Soviet May Seek Admission of North Korea at UN Meet UAKE SUCCESS, Aug. 4. (AP) Russia was reported ready today to demand that Communist North Korea bo invited to take part in the United Nations debate on the Korean conflict. This report came from usually well-informed quarters as the Security Council prepared to come to grips with the Korean question niter beating clown a three-day Russian attempt to sidetrack the LK.SUC. Western diplomats are expected lo offer vigorous opposition to any move to bring the North Koreans to the cutioil table. But with Sviet Deputy Foreign Minister Jakob A. Mnlik presiding there could be a prolonged parliamentary wrangle. No representative of North Korea Is in thts country now. During previous council debates on Korea— while Ru&sta was still carrying on her boycott—the delegates invited the representative of South Korea, Ambassador John M. Chang, to take part. Malik Is expected to ignore Chang. The council voted 8 to I yesterday to take up as the first order of business today a United Stales resolution condemning North Korean defiance of the United Nations 2nd asking all countries to help localize the conflict. Amid bitter verbal exchanges the council twice again rejected Soviet attempts to put the question of seating Communist China In the U.N. first on the agenda. Malik Levels Cbnrges Russia's Jakob A. Malik, who ended ItLs seven-month boycott of the U.N. to take over presidency of Uie co uncil Aug. 1, p i ec e d ed tli e vote with a vltrollc attack charging ihe United Stales with provoking the war in Korea. U.S. delegate Wan-en R. Austin denounced Malik's charges as a new slander, a new threat, a new provocation. It was one of the most heated exchanges ever heard in the council chamber. Austin said he doubted that- Che Soviet Union wanted the council to go into "(he question of whose design and whose command brought about the unleashing of tins new wave of tragedy and bloodshed which has overtaken the International community." "Inadvertently, he plight expose the villain," the American declared. "Hand Waving, Shouts" Malik retorted that Austin was "hysterical and his hand wnvings and shouting don't make any impression on me as a Soviet delegate If he is .trying to blackmail me ho has directed his remarks to the wrong flddress." Jean. Chauvel of France branded Malik's charge of l}?~ S. aggression in Korea "false" and added, "I repeat, it is false." Malik also said the United Nations m us t choos e between tw o paths "the path of peace and the path of war," He asserted the Soviet Union and Generalissimo Stalin, are the trite leaders of peace. Diplomats here wondered why Malik did not walk out yesterday after his series of defeats. Second Defeat His second defeat came yesterday when the council refused 7-2 to put Ihe United States resolution at the bottom of the agenda. India and Russia again voted together, Egypt and Yugoslavia abstained. Immediately afterwards the council voted to tnke up tlie U. S. resolution first. Malik's was the only negative vote, India and Yugoslavia abstained. A 5-5 tie then defeated Malik's proposal to put the seating of Rcc China on the agenda as the nex item after the U. S. resolution. Seven votes were necessary to carry the measure. The U. S. f France Cuba, Ecuador and Nationalis China voted against it- Again Yugoslavia abstained. Malik then tried to get a Sovic resolution proposing discussion of a "peaceful settlement of the Korean question" on the agenda but th vote was 7-3 against him. Rpyp and India sided with the Russian Yugoslavia abstained. Immunization Clinics Slated Clinics of the general immuniz: lion program sponsored by t! County Health Unit will be held four county communities ne:. Tuesday morning, Mrs. Annabe Fill, county health nurse, annouui ed today. Clinics are slated for Shade. Grove at 8:15 a.m. Tuesday. Blac water at 8:30. Milligan at'9: is a Redmond at 9:45. Clinks at Box Elder, Boynti Pawhecn and Brown will be COL pletcd Thursday morning with ap. proximately 800 shots siven. More than 500 shots were given at the Gosnell Clinic, which was completed this morning. SUCCEEDS .GEN. DEAN — Maj.-Gen. John 11. Church, above, has been nnmed ns commanding general of the 24th Infantry Division succeeding Maj.- Gen. William P. Denn who is missing in action in the Korean fighliui;. During World War II, eneral Church served in Europe with the 41st and 84lh Infantry Divisions, DuPont to Work Dn Hydrogen Bomb WASHINGTON, Aug. 4. (/!>)—Senator McMahon (D-Conn) confirmed^ oday that a contract is being nego- iatcd with the DuPont Company ot Wilmington. Del., for work on the lydrogcn bomb. In H guarded statement earlier .his week the Atomic Energy Commission hinted as much but did not specifically indcr ..way. say negotiations -were Obituaries C. J. Fleetwood Dies in Memphis 0. J. Fleetwood ot Memphis, husband of the former Miss Thena Allison of Blythevllle, • died at Ills home in Memphis this morning after a long Illness. Funeral services will be conducted at the National Mineral Home In Memphis at 2:30 p.m. tomorrow. In addition to his wife, he is survived by one daughter, Mrs. Jlalph Fowler of Glendale, Calif.; a son Allison Fleetwood of Memphis; and two sisters who live In South Carolina. Mr. Flentwood was a brother-in- law of Mrs. Charles CrlgRcr, Jr., and Miss Millie Allison, both of Blylheville. • * * John T. Cooper Rites To B* Held Tomorrow Pallbearers to serve al the funeral of John Thomas Cooper, retired Luxora former, were announced this morning. They are L. II. Bctterton, J. D. Botterton, p .K. Bctterton, Willie Tate, John Allan Williams and Marvin Peck, all of Uixora. Services will be held at 3 p.m. Saturday nt the Luxora Methodist Church v,'ith burial in Calhoun Cemetery at Luxora. Mr. Cooper WAS 73. Swift Funeral Home of Osccola is in charge. Rites to Be Tomorrow For Miss Bobby Batch Services of Miss Bobby Nell Bnrch,' daughter of Mr. and Mrs. John Barch of the Round Lake Community near Luxora will be held at 10 a.m. tomorrow nt the Round Lake Church of Christ with the liev. S. p. Hester, pastor ol the Church of Christ officiating. Burial will be in Memorial Cemetery al Blythevllle. Services were originally announced for 1 p.m. Pallbearers selected yesterday include D. H. White, Edward Woodard, Ezra Snow, Jack Flannigan. Cleo Hnnna and Robert Rowl, of Luxora. Swift Funeral is in charge. Home of O.sceola the newest Health Unit's Schedule Set The August schedule for activities t the County Health Unil building was released by Mrs. Annabel Fill. county health nurse, this morning. The schedule is as follows: Monday mornings, food handlers :linic and general immuni/atlon. Tuesday afternoons, maternity clinic for midwife cases. Wednesday mornings, general immunizations. Wednesday afternoons, veneral disease control clinics. Second and fourth Wednesday afternoons, well child clinics. Mrs. K. o. Ambrose, a registered nurse, Is on duty at all hours during the day, Mrs. Fill said. «. Jf hand lo a wrecker straining to HEAVE HOJ-Cl's of Ihc- First Cavalry Division lend _ _ ._ .. „ _„ e lu overloaded tnitk out of a ditch near Yongdong, South Korea. Poorly-built Korean reads tough eomi; for heavy trucks and armor. (I'liolo by NEA-Acme staff photographer Ed II pull an make it oilman.) Accident Victim's Condition Unchanged The condition of William D. Pruilt renuiins "about the same" accord- Ing to re;x>rt.<; from Walls Hospital this morning. Mr. Pmitt was injured In un automobile accident just north of the state line on Highway Gl Sunday. Until early yesterday morning, Prultt had remained unconscious since the accident which claimed the lives of his parents and younger brother. Doctors stated yesterday, how- Nurses Needed At Fayctteville J. M. Cleveland, manager of the Arkansas Employment Security Division olficc, 123 South Second, nn- noimced today thai there arc several openings for nurses in the new Washington County Hospital in Fay- ever, that the injured youth was being fed and could speak coherently when forcibly aroused. ' cttevillc. A door head supervisor, operating room surgical .supervisor and general duly stall nurses are urgently needed, Mr. Cleveland said. The pay scale, hours of work and other employment conditions will be in accordance with the tentative recommendations for institutions nurses in Arkansas as approved by the Arkansas Nurses Association he said. Pressed safflnwcr seed makes a protein cake for livestock. Hayti Wreck Victim's Condition Improves Miss Patricia Lee Bell, 19-year- old Hayti, Mo., girl who was in- J tired in an automobile mishap near Caruthersville Wedncsdaj night was doing "fairly well" this morning according to reports from Hayti. Miss Bell, daughter of Mr. and Mrs. C. M. Bell, superintendent of schools at llayli, appeared to be suffering from shock after the accident and was taken to St. Francis Hospital at Cape Girardeau. Alfred Eugene Hardesty, 22, so.. of Mr. and Mrs. J. vv. Hardesly of Caruthersville and. a nephew o Mrs. Byron Nail of Biytheville suffered fatal injuries in the accident which occurred when the cur Hard- csty was driving overturned Highway 84 about, two and one half miles west of Caruthersville late Wednesday night. Three other occupants of th< automobile were treated for minor Injuries. Bigger 'Voic«' Given Approve I WASHINGTON, Au». 4. </P>—A louse group has approved a pro- losal lo give the "Voice ot Amet- ca" $64.000.000 In additional fund* o try blasting Us way through tht ron curtain. Members of an appropriation! subcommittee said today they had akcn such action after hearing Secretary of State Acheson emphasize that the truth Is the best am- nunitlon this country has to counter Russia's major propaganda weapon: 'the lie repeated again atuS again." Achesoa's testimony—in support o( President Truman's request.Jlkt £82,000.000 more for the State Bp- partmcnt's "Sell America Abroad" program—was made public today by the subcommittee. Biytheville Man Held in Burglary Sheriff William Berryman said this morning that Dewey Ledbetter 35, of Biytheville is being held in jail at Jonesboro on suspicion of burglary committed here. u Lcdbctter was arrested by Craighead County officials yesterday. He was wanted for questioning i n connection with recent burglaries in this urea. Sheriff Berryman said, i Mississippi County officers were i to go to Jonesboro this afternoon] to return Ledbetter to Blytheville. Reece Holds Lead In Tennessee Vote i NASHVILLE. Term.. Aug. 4. (xp)-_ 1 Waging a comeback fight, Carroll' Recce held the lead today in his bid for his old Job «s represents- ' live hi Congress from Tennessee'i first district. addition to our ARROW family WITH Olt FILTER, OIL-BATH AIR CLEANER • No other full-size Pickup truck in Amerka has a lower suggested list price ttion the 6-cylinder Ford F-l Pickup shown here. This Ford price includes oil filter, Air Wing ventilators, oil-bath air cleaner and many other features available only at extra cost in other trucks. Local taxes, freight and handling charges extra. r' Livestock NATIONAL STOCKYARDS. 111.. Aug. 4. (/r)—(USDA>—Hogs 7,000. 1,000 gills, mostly unchanged from Thursday, sows steady to 25 higher; hogs 180-230 Ibs ?' ''5-35: occasional loads up to 24.!J; 240-210 Ibs 23.2.V 24,25. scattered small lots 280-300 Ibs 22.00-:3.00; 150-110 lights 21.5023.75; 120-140 Ibs 18.50-21.75: sows 400 Ibs down 19.75-21.00; few top liirlH sows 21-25: over 400 Ibs mainly 16.75-19.50: stags unchanged al 12.00-15.00. boars 8.00-11.50; good early clearance. Cattle COO. calves BOO; cows moderately active at steady prices; odd lots common and medium steers and butcher yearlings 22.00-27.00; good cows 21,60-22.00; common and mc- rllnm cows IS.SO-'.'I.OO; caimcrs and cutters 14.50-18.50. ARROW PELL mill {.lie new., round point, widespread collar It's easy lo see why men's \vcnr authorities are hailing this newest Arrow while, shirt fashion. ]ls sophisliralcd low band styling and sweeping round points \sill make the widespread collar more popular than ever. Pell conies in a sparkling while broadcloth that's Miloga figure-filled and Sanforized labeled (shrinkage, less llian 1%). Treat yourself lo a few lodiij'i they'll do wontlcrs 'round your Adam's apple. $3.95 A DOZEN REASONS WHY AMERICA'S NO. 1 TRUCK VALUE WILL DO MORE PER DOLLAR! THRIFTY SIX-CYLINDER ENGINE with 95 horsepower for all die pep and power you need in the 4,700 G.VAV. weight class. The r'ord 100-h.p. V-S is available al slight extra cost. LOADOMATIC IGNITION saves gas by providing automatically, the right spark advance for changes in engine load' and speed. ROLL ACTION STEERING featuring needle bearings for easier control. SYNCHRO-SILENT TRANSMISSION for easy, c|uick and quiet shifting. MILLION DOLLAR CAB with door-glass Air Wing ventilators and Levc! Action suspension. HYDRAULIC BRAKES with true and easy slopping action. SHOCK ABSORBERS, airplane-type, standard front and rear. FLIGHTL1GHT PISTONS save oi!. They're cam-ground aluminum alloy for true fit and better oil control. DEMOUNTABLE BRAKE DRUMS simplify maintenance. Drum can be bought separately for replacement. GYRO-GRIP CLUTCH for better clamping action with a "soft" foot pedal. HYPOID REAR AXLE with integral typ« housing. Forged, special manganese steel shafts arc removable from wheel end. ALL-STEEL BODY with .(5 c.i. ft. ofloadspace. Width: '(9 inches. I.ength:'78 inches. Floor-toroad: 2'( inches. ft MEAD'S Ford Trucking Costs Less Because— FORD TRUCKS LAST LONGER Using lol«n r»«l§trerrlon <*at« on 6,S9Z,OOO m»«k», IW» Inwano *xp*rtt pr»»» Ford Trvdu tott l«n»»rl PHILLIPS MOTOR COMPANY Fifth & Walnut Mom 445)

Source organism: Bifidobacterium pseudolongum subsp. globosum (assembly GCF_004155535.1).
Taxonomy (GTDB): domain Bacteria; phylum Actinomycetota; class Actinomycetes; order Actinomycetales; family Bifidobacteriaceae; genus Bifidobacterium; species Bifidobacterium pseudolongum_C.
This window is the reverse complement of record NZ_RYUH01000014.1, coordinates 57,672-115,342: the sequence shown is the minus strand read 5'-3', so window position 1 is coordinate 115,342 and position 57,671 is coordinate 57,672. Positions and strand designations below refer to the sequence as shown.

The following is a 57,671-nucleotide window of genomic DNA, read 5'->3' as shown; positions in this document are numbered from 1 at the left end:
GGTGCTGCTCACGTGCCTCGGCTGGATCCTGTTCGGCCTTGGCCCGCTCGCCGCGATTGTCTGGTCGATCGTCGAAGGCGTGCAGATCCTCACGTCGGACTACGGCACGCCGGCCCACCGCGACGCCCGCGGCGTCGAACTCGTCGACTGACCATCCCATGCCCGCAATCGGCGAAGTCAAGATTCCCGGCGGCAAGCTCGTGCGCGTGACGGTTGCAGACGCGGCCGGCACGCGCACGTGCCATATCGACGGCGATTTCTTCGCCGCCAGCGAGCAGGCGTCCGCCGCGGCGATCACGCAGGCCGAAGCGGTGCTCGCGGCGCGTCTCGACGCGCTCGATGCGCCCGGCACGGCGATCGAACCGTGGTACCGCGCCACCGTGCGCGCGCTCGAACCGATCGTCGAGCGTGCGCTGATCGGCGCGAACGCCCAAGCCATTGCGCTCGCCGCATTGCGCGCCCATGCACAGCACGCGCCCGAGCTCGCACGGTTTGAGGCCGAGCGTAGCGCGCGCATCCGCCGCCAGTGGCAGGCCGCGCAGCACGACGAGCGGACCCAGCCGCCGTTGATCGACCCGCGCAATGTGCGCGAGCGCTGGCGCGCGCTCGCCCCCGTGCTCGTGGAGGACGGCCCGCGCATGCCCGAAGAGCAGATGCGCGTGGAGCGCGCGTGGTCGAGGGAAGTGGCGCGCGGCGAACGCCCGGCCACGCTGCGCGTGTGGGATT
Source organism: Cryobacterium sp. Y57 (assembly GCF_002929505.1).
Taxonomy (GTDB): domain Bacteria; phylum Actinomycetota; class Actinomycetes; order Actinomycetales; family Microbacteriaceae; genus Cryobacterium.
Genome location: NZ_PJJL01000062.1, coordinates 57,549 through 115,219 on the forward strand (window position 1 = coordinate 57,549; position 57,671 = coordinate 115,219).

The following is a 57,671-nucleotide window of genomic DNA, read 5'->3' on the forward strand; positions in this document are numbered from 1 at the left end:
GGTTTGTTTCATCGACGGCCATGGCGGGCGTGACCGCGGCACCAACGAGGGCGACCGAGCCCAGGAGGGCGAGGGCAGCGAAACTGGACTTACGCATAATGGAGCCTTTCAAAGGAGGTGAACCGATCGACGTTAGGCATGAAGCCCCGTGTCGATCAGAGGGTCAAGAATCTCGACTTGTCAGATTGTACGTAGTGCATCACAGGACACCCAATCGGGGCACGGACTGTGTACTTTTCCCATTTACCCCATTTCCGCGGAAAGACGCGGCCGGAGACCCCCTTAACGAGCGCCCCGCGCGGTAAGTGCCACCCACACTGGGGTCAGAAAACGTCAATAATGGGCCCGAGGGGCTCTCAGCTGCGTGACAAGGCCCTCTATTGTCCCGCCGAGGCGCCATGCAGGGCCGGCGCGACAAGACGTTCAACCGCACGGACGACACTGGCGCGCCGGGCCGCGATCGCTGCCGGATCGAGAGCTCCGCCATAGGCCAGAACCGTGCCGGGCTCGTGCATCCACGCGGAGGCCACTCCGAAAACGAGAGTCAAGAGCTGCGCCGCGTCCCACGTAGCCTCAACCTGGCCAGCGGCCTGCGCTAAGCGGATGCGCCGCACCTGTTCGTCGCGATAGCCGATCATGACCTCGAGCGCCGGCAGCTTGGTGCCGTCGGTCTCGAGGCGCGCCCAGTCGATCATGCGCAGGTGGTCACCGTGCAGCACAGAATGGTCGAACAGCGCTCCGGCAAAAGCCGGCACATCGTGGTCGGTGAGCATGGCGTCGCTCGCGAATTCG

What members have found on this page

Get access to Newspapers.com

  • The largest online newspaper archive
  • 8,600+ newspapers from the 1700s–2000s
  • Millions of additional pages added every month

Try it free